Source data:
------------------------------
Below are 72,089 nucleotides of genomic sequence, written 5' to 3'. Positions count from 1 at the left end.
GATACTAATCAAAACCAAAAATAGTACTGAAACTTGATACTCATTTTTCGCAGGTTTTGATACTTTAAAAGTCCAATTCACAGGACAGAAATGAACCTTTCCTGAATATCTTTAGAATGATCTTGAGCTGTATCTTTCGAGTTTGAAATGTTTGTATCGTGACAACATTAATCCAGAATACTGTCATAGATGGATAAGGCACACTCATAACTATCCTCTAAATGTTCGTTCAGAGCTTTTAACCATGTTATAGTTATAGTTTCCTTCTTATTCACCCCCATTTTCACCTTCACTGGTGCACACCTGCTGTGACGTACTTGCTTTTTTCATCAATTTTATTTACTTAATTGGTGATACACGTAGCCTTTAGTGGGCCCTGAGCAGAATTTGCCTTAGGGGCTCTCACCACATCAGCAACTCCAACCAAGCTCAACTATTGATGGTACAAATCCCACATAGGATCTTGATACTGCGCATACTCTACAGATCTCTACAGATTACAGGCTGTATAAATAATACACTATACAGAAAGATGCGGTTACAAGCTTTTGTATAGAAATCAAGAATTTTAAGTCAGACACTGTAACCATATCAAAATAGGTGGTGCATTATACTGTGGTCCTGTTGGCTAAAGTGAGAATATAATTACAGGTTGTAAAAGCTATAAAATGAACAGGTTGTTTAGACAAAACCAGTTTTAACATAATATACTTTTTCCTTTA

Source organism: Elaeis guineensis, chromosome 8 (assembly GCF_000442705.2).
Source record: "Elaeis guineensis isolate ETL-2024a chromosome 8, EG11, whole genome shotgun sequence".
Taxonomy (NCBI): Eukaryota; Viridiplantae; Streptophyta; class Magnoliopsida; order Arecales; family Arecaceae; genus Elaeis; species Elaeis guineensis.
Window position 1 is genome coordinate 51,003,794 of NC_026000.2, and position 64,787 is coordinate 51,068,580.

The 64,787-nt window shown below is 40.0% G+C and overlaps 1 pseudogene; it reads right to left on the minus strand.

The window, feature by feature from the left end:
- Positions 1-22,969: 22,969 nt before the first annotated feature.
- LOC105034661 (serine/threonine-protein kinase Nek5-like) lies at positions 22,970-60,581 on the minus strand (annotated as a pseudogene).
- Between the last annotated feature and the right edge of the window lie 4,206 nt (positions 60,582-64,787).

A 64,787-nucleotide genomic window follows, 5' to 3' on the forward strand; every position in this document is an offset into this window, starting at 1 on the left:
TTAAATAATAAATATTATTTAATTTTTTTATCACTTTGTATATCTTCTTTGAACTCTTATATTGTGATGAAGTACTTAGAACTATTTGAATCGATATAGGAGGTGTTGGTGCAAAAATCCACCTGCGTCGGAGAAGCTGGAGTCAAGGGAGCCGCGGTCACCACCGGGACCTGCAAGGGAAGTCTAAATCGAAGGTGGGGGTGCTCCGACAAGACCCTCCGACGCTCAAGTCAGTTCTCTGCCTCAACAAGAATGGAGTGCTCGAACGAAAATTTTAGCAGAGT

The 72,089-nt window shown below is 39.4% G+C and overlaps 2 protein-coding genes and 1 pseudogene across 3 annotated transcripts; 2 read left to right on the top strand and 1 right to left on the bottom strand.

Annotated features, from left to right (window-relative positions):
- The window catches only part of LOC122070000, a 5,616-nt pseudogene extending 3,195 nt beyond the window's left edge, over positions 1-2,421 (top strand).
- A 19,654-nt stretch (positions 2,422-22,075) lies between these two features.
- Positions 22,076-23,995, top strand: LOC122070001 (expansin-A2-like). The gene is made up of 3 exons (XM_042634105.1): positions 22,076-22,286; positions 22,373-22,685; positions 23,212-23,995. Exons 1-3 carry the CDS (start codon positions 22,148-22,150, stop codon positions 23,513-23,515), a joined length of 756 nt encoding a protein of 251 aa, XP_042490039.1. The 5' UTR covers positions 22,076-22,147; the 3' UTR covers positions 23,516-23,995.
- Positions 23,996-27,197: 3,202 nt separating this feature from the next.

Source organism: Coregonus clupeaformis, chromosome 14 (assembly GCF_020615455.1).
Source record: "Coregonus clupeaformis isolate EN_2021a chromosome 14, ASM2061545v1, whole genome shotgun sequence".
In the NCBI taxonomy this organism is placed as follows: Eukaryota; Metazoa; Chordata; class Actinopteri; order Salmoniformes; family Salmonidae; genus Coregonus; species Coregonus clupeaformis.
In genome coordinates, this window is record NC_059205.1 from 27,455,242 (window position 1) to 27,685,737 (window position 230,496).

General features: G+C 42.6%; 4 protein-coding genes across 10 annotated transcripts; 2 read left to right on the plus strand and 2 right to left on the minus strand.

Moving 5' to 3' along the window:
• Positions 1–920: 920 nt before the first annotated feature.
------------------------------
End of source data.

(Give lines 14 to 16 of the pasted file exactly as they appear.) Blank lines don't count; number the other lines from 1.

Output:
The 72,089-nt window shown below is 39.4% G+C and overlaps 2 protein-coding genes and 1 pseudogene across 3 annotated transcripts; 2 read left to right on the top strand and 1 right to left on the bottom strand.

Annotated features, from left to right (window-relative positions):
- The window catches only part of LOC122070000, a 5,616-nt pseudogene extending 3,195 nt beyond the window's left edge, over positions 1-2,421 (top strand).